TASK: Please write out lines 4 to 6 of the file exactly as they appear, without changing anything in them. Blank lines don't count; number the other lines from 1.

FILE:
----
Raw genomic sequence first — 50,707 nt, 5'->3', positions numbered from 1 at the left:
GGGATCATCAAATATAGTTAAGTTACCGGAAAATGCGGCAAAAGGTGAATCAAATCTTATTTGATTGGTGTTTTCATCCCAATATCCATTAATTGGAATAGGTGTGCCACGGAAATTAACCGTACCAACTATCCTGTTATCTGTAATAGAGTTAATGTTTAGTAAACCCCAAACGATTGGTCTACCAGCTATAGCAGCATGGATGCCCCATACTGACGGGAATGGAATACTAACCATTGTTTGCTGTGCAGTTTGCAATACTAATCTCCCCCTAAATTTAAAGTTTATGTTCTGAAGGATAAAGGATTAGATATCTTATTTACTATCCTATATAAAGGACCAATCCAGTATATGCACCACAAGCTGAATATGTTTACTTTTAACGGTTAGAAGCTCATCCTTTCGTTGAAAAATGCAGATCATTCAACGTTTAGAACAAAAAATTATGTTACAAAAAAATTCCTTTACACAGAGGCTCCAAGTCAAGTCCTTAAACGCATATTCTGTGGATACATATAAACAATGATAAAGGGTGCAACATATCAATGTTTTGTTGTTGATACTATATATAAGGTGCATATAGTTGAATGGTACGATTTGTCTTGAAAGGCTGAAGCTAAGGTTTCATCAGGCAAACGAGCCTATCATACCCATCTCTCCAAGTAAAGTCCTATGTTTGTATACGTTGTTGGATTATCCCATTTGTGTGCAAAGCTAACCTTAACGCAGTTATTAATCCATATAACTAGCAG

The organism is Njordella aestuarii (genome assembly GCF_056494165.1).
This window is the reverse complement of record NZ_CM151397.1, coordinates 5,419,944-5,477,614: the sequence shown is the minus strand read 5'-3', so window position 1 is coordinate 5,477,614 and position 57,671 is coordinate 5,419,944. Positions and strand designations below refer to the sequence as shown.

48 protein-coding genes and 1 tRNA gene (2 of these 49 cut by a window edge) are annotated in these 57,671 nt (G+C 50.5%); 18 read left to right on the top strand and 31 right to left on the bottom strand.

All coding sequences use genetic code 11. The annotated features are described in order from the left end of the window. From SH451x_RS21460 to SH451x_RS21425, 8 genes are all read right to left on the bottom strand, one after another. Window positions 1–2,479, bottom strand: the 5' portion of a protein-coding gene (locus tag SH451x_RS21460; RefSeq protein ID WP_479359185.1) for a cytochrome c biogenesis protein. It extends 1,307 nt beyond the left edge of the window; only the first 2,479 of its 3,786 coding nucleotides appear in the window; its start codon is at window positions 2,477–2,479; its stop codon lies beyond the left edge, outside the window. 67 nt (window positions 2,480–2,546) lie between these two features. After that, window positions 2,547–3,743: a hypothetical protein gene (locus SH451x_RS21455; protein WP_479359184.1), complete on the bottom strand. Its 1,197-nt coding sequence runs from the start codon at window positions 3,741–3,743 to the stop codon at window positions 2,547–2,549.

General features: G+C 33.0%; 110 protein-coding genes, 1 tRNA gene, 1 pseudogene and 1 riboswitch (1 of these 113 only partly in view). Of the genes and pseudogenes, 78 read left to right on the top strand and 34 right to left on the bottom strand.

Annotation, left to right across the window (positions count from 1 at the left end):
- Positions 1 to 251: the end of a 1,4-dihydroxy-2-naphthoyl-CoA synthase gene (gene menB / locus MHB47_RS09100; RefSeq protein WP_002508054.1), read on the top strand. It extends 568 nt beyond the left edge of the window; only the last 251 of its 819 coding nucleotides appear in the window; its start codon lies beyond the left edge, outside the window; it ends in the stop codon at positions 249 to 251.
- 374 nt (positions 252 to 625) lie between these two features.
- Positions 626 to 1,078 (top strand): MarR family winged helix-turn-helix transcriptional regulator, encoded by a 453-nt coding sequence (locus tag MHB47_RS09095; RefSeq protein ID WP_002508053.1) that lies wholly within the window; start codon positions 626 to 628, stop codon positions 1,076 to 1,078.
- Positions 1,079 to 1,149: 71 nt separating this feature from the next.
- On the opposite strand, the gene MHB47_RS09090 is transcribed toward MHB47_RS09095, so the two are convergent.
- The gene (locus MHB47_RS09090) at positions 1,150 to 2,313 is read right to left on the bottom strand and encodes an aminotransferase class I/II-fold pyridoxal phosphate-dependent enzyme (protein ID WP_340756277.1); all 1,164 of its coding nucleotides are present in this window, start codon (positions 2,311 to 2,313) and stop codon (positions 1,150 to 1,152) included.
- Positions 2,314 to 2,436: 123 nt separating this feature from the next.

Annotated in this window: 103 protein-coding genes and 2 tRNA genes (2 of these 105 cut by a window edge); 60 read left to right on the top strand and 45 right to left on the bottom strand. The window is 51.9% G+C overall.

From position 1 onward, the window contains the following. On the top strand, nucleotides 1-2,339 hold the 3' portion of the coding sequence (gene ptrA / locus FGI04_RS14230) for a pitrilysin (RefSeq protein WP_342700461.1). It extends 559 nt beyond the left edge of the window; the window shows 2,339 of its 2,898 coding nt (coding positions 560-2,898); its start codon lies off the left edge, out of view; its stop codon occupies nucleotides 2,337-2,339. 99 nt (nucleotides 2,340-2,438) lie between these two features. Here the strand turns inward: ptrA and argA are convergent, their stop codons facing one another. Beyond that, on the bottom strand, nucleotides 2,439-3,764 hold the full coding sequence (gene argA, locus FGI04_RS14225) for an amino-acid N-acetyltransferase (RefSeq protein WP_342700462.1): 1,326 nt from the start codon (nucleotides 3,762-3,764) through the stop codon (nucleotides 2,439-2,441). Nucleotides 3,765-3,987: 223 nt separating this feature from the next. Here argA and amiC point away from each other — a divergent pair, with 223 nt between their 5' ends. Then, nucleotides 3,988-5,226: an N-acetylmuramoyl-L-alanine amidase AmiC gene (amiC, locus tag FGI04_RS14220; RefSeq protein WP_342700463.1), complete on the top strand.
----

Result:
This window is the reverse complement of record NZ_CM151397.1, coordinates 5,419,944-5,477,614: the sequence shown is the minus strand read 5'-3', so window position 1 is coordinate 5,477,614 and position 57,671 is coordinate 5,419,944. Positions and strand designations below refer to the sequence as shown.

48 protein-coding genes and 1 tRNA gene (2 of these 49 cut by a window edge) are annotated in these 57,671 nt (G+C 50.5%); 18 read left to right on the top strand and 31 right to left on the bottom strand.

All coding sequences use genetic code 11. The annotated features are described in order from the left end of the window. From SH451x_RS21460 to SH451x_RS21425, 8 genes are all read right to left on the bottom strand, one after another. Window positions 1–2,479, bottom strand: the 5' portion of a protein-coding gene (locus tag SH451x_RS21460; RefSeq protein ID WP_479359185.1) for a cytochrome c biogenesis protein. It extends 1,307 nt beyond the left edge of the window; only the first 2,479 of its 3,786 coding nucleotides appear in the window; its start codon is at window positions 2,477–2,479; its stop codon lies beyond the left edge, outside the window. 67 nt (window positions 2,480–2,546) lie between these two features. After that, window positions 2,547–3,743: a hypothetical protein gene (locus SH451x_RS21455; protein WP_479359184.1), complete on the bottom strand. Its 1,197-nt coding sequence runs from the start codon at window positions 3,741–3,743 to the stop codon at window positions 2,547–2,549.